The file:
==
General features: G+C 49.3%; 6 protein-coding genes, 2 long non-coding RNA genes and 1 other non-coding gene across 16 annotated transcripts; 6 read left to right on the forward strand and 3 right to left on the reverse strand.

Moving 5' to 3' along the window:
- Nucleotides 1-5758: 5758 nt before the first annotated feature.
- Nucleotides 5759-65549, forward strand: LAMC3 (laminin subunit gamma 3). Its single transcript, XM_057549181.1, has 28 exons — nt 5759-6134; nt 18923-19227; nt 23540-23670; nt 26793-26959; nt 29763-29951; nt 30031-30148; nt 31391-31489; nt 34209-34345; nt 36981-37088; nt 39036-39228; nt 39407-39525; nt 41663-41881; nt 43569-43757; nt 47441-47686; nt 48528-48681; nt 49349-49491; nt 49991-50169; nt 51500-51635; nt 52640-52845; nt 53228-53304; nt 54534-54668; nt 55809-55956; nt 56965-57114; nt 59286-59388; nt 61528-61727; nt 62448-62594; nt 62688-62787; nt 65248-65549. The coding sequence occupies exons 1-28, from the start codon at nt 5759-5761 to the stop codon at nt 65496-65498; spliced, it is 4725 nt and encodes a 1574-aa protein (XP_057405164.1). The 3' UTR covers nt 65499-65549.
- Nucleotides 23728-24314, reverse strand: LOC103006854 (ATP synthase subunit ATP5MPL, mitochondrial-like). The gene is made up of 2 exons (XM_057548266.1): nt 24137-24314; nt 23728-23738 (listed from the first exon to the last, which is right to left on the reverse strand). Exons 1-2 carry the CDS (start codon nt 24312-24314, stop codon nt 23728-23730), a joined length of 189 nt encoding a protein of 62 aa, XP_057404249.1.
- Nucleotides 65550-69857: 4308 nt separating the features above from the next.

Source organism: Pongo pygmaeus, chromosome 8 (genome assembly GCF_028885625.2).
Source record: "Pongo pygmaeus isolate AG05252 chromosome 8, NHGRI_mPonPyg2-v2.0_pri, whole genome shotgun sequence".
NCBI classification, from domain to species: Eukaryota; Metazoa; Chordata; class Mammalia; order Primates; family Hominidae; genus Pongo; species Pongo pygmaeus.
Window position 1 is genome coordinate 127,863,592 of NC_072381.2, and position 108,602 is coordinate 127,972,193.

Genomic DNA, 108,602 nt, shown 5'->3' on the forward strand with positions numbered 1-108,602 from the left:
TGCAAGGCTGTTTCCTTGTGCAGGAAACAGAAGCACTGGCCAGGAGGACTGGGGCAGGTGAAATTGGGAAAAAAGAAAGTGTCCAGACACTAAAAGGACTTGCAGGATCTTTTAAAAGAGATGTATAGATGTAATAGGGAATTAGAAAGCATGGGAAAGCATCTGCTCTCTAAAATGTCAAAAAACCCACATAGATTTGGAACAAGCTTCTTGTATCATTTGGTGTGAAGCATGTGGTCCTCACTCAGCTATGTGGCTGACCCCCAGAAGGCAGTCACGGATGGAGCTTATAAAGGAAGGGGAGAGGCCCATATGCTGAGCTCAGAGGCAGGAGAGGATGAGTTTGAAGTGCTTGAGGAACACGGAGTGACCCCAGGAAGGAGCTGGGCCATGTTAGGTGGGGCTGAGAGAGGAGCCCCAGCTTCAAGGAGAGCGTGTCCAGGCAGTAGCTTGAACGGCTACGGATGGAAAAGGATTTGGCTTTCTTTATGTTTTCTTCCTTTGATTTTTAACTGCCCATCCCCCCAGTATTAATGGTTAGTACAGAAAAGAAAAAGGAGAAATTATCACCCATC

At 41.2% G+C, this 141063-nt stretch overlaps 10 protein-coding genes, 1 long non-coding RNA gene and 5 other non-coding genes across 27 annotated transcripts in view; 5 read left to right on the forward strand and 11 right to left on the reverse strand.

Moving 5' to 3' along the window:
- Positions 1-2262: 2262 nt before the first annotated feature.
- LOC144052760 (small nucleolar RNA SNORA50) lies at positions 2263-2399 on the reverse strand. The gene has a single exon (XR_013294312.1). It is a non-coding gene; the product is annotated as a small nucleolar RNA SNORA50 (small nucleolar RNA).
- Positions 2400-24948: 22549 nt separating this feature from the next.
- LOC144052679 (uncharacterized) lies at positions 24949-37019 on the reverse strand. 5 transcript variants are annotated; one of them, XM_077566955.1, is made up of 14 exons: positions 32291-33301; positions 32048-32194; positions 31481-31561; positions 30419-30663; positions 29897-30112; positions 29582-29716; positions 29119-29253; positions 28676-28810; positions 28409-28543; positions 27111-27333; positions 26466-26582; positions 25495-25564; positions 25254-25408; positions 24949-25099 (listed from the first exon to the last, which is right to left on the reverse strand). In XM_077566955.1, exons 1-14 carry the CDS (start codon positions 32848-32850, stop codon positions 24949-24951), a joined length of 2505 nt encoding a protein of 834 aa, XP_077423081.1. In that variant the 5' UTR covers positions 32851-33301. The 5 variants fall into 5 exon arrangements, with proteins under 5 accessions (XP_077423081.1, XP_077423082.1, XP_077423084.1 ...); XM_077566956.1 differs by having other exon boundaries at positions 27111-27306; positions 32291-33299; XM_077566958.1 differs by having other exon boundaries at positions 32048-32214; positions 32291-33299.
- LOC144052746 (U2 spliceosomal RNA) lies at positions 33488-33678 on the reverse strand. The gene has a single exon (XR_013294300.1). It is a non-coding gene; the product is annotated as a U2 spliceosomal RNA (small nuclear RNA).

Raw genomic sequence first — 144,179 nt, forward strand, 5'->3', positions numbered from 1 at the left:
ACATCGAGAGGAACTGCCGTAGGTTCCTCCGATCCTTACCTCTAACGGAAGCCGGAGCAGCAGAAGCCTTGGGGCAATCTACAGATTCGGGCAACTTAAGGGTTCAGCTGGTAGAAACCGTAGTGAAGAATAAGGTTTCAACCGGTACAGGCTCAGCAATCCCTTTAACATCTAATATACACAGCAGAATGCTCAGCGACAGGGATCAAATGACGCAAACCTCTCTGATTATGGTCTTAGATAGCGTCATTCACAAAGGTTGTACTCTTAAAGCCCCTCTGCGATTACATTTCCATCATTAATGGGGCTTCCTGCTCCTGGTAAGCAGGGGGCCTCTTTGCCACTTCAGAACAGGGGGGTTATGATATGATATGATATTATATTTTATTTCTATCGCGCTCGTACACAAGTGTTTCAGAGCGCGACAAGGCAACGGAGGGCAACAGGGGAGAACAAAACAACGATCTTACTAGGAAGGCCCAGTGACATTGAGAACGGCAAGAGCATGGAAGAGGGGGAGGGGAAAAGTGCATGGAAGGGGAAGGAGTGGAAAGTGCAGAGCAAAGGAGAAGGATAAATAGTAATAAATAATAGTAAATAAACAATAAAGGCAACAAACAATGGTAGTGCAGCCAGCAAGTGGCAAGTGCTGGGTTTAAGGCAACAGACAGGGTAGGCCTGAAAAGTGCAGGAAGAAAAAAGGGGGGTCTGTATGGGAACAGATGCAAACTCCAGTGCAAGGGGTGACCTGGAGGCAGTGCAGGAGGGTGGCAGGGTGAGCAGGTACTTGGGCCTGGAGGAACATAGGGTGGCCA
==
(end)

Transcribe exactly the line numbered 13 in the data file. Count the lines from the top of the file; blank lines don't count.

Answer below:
At 41.2% G+C, this 141063-nt stretch overlaps 10 protein-coding genes, 1 long non-coding RNA gene and 5 other non-coding genes across 27 annotated transcripts in view; 5 read left to right on the forward strand and 11 right to left on the reverse strand.